Amidst the COVID-19 pandemic, many organized crime groups have begun taking advantage of the challenging circumstances to target individuals and businesses. Unfortunately, this includes an increase in cybercrime activities. According to security firm Mimecast, spam and opportunistic detections increased by 26.3% between January and March. Furthermore, impersonation was up by 30.3%, malware by 35.16% and the blocking of URL clicks by 55.8%. Overall, cybersecurity threat detections were up by a third.
The main threat
Employees should be suspicious of emails from senders they do not know— especially if the email asks them to open links or files. Phishing messages will try to create an impression of urgency in order to pressure individuals into clicking on the attachments. These malicious emails can be faked by mimicking addresses that seem to match credible sources, such as the US Center for Disease Control, the World Health Organization and others. Clicking on these links or attachments can infect users with malware, putting their personal information and data at risk.
An email may be suspect when:
- The message has poor grammar, punctuation and spelling
- The message is not addressed to you by name, but uses general terms such as “Dear customer” or “Dear colleague”
- It has a sense of urgency
- It asks for personal information
- It includes a link or attachment
Reduce your risk
Moving at short notice from an office environment to a remote location can create several cybersecurity risks, including the use of personal devices for business, viewing sensitive information with a public Wi-Fi connection and more. Many cyber criminals are aware of these recent changes and will abuse the circumstances for their advantage. We have compiled a list of necessary steps to take in order to reduce the risk to your organization during COVID-19.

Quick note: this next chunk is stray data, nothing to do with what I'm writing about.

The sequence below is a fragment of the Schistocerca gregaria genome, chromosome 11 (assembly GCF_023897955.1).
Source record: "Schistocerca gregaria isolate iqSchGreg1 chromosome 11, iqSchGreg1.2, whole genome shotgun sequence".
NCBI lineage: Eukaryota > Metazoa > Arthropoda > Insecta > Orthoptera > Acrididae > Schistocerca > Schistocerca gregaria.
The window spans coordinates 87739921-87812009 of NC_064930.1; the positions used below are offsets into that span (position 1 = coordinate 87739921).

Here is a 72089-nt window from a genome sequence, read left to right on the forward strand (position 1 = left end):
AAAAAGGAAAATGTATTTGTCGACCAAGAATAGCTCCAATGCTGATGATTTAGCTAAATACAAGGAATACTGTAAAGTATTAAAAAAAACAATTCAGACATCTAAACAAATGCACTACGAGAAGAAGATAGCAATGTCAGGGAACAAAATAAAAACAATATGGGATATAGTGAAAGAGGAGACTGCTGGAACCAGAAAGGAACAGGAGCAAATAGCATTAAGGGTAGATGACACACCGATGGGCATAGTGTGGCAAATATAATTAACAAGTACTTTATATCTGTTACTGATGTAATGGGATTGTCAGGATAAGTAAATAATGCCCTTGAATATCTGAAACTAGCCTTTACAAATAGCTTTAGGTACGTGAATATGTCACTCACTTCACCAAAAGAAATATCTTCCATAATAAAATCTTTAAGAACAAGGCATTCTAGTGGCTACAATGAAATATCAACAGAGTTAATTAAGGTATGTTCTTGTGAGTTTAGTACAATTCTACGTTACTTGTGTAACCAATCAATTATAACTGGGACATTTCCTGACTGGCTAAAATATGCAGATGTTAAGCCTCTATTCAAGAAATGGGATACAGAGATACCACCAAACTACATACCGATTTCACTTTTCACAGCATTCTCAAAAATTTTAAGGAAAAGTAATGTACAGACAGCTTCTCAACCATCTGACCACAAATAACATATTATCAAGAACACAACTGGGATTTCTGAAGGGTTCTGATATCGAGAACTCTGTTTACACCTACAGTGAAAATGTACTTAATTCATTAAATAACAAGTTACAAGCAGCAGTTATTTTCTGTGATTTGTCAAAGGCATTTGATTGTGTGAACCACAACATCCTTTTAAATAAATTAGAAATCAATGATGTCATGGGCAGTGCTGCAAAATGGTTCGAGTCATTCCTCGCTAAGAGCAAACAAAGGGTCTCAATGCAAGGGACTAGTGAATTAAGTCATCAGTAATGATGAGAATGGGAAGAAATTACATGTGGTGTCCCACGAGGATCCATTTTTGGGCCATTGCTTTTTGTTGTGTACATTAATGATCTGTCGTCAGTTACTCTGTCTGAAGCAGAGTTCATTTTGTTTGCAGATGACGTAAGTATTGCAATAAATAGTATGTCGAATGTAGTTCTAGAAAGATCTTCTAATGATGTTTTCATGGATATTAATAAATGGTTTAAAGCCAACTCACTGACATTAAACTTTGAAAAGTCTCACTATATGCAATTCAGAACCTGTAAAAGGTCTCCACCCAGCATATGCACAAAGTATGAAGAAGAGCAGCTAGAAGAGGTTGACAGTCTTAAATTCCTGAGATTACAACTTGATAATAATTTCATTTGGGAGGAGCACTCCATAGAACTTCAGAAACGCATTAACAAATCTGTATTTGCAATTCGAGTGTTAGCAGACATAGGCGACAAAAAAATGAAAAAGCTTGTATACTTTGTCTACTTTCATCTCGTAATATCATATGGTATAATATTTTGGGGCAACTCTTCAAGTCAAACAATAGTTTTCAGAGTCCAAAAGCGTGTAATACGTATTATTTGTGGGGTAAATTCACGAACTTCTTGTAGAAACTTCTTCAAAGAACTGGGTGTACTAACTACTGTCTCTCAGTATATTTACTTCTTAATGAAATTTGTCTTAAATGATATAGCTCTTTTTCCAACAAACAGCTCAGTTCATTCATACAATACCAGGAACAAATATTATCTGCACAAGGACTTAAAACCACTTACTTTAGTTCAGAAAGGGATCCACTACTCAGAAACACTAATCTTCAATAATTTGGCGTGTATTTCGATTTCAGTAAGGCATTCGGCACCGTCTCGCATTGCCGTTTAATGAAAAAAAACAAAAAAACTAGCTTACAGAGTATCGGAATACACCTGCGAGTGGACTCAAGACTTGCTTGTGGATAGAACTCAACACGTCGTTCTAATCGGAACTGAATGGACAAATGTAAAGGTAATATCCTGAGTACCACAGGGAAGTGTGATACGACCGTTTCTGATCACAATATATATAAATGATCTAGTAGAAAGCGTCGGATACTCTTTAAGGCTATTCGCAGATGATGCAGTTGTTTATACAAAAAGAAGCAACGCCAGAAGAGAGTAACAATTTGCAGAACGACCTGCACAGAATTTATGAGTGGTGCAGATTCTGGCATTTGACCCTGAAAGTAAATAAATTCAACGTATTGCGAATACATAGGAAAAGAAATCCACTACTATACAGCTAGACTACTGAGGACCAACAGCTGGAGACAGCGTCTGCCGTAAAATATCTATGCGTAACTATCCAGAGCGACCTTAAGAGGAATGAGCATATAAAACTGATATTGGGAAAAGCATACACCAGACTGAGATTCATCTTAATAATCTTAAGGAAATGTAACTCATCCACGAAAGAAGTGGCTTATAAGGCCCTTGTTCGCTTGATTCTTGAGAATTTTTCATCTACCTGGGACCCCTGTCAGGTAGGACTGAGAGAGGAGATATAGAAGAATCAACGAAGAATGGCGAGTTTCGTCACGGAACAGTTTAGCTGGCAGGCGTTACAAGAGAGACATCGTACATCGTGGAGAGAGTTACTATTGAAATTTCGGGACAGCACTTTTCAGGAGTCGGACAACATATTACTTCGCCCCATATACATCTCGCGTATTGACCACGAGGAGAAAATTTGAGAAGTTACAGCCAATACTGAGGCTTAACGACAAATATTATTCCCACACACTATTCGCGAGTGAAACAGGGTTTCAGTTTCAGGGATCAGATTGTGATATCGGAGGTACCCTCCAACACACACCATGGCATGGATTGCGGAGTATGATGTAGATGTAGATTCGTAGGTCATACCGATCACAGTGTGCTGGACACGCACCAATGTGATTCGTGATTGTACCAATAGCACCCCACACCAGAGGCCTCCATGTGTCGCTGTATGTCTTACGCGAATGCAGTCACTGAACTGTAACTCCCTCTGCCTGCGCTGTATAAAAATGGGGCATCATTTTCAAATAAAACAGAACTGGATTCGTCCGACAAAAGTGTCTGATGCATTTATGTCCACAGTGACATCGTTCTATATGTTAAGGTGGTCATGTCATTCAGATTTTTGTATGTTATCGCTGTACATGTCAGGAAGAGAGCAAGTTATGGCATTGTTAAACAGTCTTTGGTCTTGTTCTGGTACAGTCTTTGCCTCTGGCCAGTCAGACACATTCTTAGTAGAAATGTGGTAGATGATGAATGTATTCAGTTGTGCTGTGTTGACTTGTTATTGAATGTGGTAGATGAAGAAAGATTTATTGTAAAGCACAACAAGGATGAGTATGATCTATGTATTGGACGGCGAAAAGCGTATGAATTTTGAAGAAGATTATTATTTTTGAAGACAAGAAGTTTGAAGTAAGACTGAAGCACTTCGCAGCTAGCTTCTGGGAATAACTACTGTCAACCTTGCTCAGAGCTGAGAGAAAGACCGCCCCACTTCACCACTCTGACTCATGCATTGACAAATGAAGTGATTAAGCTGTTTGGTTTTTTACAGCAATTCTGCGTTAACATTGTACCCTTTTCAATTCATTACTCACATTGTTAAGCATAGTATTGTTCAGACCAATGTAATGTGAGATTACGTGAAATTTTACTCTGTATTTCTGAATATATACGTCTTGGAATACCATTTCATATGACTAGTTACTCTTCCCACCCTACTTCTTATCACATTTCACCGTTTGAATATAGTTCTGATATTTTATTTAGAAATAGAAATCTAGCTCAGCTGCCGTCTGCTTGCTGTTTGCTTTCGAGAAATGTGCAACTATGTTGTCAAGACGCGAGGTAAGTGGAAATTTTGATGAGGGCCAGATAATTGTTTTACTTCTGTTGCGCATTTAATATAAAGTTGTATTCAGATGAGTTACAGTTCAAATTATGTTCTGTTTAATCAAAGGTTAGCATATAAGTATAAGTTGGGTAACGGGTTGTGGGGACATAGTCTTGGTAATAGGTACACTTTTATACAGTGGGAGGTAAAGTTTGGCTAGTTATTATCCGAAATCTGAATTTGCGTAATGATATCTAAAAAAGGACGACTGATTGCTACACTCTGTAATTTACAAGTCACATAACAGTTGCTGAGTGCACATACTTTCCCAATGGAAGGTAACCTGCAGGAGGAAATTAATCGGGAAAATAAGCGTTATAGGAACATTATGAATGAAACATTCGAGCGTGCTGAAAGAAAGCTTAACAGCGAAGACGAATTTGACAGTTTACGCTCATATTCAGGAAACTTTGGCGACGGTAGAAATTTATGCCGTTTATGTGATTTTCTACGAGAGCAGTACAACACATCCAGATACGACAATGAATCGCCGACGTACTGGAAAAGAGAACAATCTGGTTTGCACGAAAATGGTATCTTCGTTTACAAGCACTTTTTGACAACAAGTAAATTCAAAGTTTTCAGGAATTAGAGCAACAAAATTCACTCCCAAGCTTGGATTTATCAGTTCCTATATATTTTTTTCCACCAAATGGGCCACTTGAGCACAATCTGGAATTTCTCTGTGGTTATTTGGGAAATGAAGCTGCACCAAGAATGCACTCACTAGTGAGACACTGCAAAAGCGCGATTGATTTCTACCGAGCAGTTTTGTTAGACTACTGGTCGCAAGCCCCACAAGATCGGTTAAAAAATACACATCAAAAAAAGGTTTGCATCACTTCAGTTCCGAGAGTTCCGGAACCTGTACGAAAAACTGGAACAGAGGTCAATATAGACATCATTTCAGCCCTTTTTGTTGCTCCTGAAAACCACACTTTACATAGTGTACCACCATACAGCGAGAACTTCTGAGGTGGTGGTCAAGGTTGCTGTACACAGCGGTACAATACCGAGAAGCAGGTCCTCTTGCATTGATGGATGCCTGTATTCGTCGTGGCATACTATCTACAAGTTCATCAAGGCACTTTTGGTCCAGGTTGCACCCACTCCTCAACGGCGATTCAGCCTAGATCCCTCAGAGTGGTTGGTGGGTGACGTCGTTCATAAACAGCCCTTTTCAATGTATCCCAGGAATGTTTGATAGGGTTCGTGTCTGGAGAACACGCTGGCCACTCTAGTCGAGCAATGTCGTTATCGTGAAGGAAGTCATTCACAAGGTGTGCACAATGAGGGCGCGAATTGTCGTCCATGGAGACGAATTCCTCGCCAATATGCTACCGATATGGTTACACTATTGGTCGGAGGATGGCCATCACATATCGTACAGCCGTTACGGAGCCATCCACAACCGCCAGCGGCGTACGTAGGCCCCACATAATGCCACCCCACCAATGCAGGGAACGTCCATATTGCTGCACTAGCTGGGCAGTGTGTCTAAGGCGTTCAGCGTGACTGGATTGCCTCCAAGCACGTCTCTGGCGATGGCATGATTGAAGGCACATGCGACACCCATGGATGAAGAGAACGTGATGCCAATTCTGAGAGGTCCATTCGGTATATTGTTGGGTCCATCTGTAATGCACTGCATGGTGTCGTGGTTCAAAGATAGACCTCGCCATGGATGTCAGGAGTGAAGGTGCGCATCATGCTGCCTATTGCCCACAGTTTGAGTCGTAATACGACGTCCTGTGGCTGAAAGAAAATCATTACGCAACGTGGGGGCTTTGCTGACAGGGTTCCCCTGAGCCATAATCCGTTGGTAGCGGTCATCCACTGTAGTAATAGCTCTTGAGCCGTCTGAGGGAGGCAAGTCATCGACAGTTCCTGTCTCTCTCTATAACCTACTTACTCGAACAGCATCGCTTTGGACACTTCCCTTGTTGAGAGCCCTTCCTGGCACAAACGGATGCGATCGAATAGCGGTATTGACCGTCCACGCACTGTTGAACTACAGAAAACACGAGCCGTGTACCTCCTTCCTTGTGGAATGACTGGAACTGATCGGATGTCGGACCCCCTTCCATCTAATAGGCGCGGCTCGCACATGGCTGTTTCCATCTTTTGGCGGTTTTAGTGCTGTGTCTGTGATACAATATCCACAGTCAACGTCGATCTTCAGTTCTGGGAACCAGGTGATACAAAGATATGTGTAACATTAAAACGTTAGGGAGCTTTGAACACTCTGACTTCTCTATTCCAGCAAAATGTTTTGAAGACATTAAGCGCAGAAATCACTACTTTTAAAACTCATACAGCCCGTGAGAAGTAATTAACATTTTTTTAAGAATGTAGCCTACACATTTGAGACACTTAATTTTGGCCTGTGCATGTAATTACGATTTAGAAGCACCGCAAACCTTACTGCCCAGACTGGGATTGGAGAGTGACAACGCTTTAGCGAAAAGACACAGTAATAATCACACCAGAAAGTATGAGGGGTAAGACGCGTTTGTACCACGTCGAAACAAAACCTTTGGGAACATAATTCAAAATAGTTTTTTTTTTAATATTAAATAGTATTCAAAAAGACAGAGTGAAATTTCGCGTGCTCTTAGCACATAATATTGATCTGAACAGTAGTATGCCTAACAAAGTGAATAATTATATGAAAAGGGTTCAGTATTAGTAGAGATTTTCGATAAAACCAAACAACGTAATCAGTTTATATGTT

- Inform your team about the heightened risk of coronavirus themed phishing attacks
- Ensure your Wi-Fi connection is secure
- Provide remote workers with advice on how to protect their data, such as avoiding public Wi-Fi connections, avoiding the use of personal devices for work, encryption tips and more
- Set up strong passwords and two-factor authentication Ensure that all company-provided laptops have updated anti-virus and firewall software
- Back-up important files regularly
- Define a clear set of procedures to follow in case of a security incident
- Provide adequate support for your team. Encouraging good communication is incredibly important to ensure that your employees have somewhere to turn to for more information
The coronavirus has proven to be an extremely disruptive event, forcing many organizations to rethink how, when, and where work is performed. As such, staying safe and secure is more important now than ever. For more cybersecurity tips, check out our previous blog on how to protect yourself online.